Methodology

Data comes from the Census Bureau’s 5-year estimates for 2012.

TIME

See Where Uber Faces the Biggest Competition

Itching to ditch the ride-sharing app? Your alternatives are limited but growing

For those crying foul this week over Uber’s violation of user privacy and alleged sexism, there’s a growing list of alternatives – that is, if you live in a major U.S. city.

Since its founding in 2008, Uber, the dominant ride-sharing service, has spread to 132 cities of the at least 147 U.S. cities with taxi alternatives provided by ride-sharing companies. Uber faces no major competitor in 54 of those cities.

But Uber’s three major competitors – Lyft, Curb and Sidecar – are catching up. By coverage, Lyft appears to be Uber’s chief rival, with drivers in over half as many cities. In two cities, Lyft faces no major rival while Curb operates in four cities without a major competitor. Seven cities are now home to all four competitors: Los Angeles, San Diego, San Francisco, Chicago, Charlotte, Seattle and Washington, D.C.

Click on the company labels to show cities with that company.

 

Methodology

Cities are taken from Sidecar, Uber, Lyft and Curb websites, and manually edited where different names were used for the same geographic area.

This post was updated on Nov 25 with new cities.

TIME

See How Much Every Top Artist Makes on Spotify

Taylor Swift had October's top-earning single before pulling her music from the streaming service

Taylor Swift’s recent decision to yank her music off of Spotify, the online music streaming service used by more than 50 million people, has become the latest episode in the battle over the music industry’s diminishing profits.

One central mystery in the drama: just how much do artists make when their songs are played on the service? We used Spotify’s stated payout range – $0.006 to $0.0084 per stream – to calculate how much the top 50 songs streamed globally earned artists in 2014. See the bar charts below for each song. The payout range represents the top and bottom figures for each song as described by Spotify’s latest publicly available formula.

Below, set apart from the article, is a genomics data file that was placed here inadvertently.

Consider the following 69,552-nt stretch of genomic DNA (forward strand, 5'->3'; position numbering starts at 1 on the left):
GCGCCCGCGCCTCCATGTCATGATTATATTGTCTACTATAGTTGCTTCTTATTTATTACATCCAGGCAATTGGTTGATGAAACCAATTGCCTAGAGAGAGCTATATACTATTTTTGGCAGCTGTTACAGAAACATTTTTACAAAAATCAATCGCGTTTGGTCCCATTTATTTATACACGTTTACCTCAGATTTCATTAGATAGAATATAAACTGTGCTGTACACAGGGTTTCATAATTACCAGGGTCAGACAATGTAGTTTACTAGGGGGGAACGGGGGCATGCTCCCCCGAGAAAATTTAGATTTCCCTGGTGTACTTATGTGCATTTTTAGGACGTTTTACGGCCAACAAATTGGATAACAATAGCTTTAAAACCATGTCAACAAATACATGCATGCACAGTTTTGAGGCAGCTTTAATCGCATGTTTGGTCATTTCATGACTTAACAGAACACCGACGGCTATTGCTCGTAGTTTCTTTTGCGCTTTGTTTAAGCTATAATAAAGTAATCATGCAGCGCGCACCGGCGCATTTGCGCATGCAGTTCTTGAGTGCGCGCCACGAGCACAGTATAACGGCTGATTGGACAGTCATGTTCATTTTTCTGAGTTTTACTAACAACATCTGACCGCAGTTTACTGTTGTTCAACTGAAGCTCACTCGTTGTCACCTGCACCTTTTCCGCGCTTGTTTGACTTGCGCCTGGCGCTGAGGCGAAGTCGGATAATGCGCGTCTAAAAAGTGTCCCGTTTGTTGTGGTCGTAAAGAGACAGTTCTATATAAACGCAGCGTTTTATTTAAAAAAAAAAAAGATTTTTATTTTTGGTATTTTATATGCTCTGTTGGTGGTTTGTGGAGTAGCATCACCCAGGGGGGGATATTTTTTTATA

Spotify provided its “per stream” range in 2013 in an attempt to satisfy curiosity about the company’s royalties formula, which factors in total revenue made by Spotify and total streams across the site, both unavailable to the public. Regardless of the exact per stream payout each month, Swift’s chart-topping single “Shake It Off” earned more than any other song in October. But having spent only 7 weeks on Spotify, Swift’s single can’t compete with the top 20 best-paying songs from the first 10 months of 2014, like Calvin Harris’s “Summer,” which could have netted the Scottish singer $1.7 million.

Spotify’s CEO Daniel Ek has said that since the company was founded in 2008 it has paid out $2 billion to record labels and publishers, half of that total in the last year alone. In a recent blog post, he said that an artist of Swift’s size could earn $6 million by streaming her music on Spotify in the past year.

When contacted by TIME last week, a Spotify spokesperson said Swift had earned $2 million off global streaming of her music in the past year. Swift’s record label, Nashville-based Big Machine, said last week that it had received exactly $496,044 for domestic streaming of Swift’s music over the past 12 months.

While few are going to fear that Swift is about to go begging, the fact that the country’s best-selling artist believes Spotify devalues her work could have a major influence on whether other artists stick with the service.

I’m always up for trying something,” Swift told TIME about joining Spotify. “And I tried it and I didn’t like the way it felt. I think there should be an inherent value placed on art. I didn’t see that happening, perception-wise, when I put my music on Spotify. Everybody’s complaining about how music sales are shrinking, but nobody’s changing the way they’re doing things.”

Read Taylor Swift’s interview with TIME.

Read more about Taylor Swift’s Spotify paycheck mystery.

Read next: Sony Rethinks Spotify Collaboration, Taking a Cue from Taylor Swift

TIME interactive

This Chart Shows How Much Americans Love Divided Government

Since the origins of the Republican Party, more than 150 years ago, rival powers tend to occupy the Senate and Oval Office